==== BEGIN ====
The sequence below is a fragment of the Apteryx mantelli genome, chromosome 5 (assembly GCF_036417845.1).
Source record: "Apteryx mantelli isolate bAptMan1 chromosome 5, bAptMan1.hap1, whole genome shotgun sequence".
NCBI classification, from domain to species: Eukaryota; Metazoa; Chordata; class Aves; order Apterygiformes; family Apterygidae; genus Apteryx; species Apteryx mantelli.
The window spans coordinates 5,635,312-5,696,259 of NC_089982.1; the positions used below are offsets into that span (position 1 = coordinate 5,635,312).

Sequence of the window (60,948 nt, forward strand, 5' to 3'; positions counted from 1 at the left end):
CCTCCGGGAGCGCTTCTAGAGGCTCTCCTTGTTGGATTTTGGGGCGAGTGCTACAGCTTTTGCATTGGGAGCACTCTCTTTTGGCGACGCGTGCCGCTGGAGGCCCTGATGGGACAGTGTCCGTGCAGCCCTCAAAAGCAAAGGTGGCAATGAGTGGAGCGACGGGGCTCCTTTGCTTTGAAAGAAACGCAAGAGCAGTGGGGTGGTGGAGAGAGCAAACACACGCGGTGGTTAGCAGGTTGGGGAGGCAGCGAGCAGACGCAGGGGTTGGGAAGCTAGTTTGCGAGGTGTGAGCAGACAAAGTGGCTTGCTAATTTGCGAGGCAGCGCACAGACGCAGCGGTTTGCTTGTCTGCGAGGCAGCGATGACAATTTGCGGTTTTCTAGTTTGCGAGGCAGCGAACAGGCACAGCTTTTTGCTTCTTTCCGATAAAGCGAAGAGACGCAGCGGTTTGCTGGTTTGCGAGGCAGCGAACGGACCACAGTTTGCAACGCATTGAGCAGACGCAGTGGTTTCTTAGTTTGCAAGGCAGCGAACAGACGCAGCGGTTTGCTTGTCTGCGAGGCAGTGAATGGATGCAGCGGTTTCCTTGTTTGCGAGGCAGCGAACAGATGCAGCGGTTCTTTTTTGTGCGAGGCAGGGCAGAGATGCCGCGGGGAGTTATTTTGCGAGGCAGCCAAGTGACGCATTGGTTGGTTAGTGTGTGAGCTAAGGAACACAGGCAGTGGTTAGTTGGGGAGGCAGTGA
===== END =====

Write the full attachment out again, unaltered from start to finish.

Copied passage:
The sequence below is a fragment of the Apteryx mantelli genome, chromosome 5 (assembly GCF_036417845.1).
Source record: "Apteryx mantelli isolate bAptMan1 chromosome 5, bAptMan1.hap1, whole genome shotgun sequence".
NCBI classification, from domain to species: Eukaryota; Metazoa; Chordata; class Aves; order Apterygiformes; family Apterygidae; genus Apteryx; species Apteryx mantelli.
The window spans coordinates 5,635,312-5,696,259 of NC_089982.1; the positions used below are offsets into that span (position 1 = coordinate 5,635,312).

Sequence of the window (60,948 nt, forward strand, 5' to 3'; positions counted from 1 at the left end):
CCTCCGGGAGCGCTTCTAGAGGCTCTCCTTGTTGGATTTTGGGGCGAGTGCTACAGCTTTTGCATTGGGAGCACTCTCTTTTGGCGACGCGTGCCGCTGGAGGCCCTGATGGGACAGTGTCCGTGCAGCCCTCAAAAGCAAAGGTGGCAATGAGTGGAGCGACGGGGCTCCTTTGCTTTGAAAGAAACGCAAGAGCAGTGGGGTGGTGGAGAGAGCAAACACACGCGGTGGTTAGCAGGTTGGGGAGGCAGCGAGCAGACGCAGGGGTTGGGAAGCTAGTTTGCGAGGTGTGAGCAGACAAAGTGGCTTGCTAATTTGCGAGGCAGCGCACAGACGCAGCGGTTTGCTTGTCTGCGAGGCAGCGATGACAATTTGCGGTTTTCTAGTTTGCGAGGCAGCGAACAGGCACAGCTTTTTGCTTCTTTCCGATAAAGCGAAGAGACGCAGCGGTTTGCTGGTTTGCGAGGCAGCGAACGGACCACAGTTTGCAACGCATTGAGCAGACGCAGTGGTTTCTTAGTTTGCAAGGCAGCGAACAGACGCAGCGGTTTGCTTGTCTGCGAGGCAGTGAATGGATGCAGCGGTTTCCTTGTTTGCGAGGCAGCGAACAGATGCAGCGGTTCTTTTTTGTGCGAGGCAGGGCAGAGATGCCGCGGGGAGTTATTTTGCGAGGCAGCCAAGTGACGCATTGGTTGGTTAGTGTGTGAGCTAAGGAACACAGGCAGTGGTTAGTTGGGGAGGCAGTGA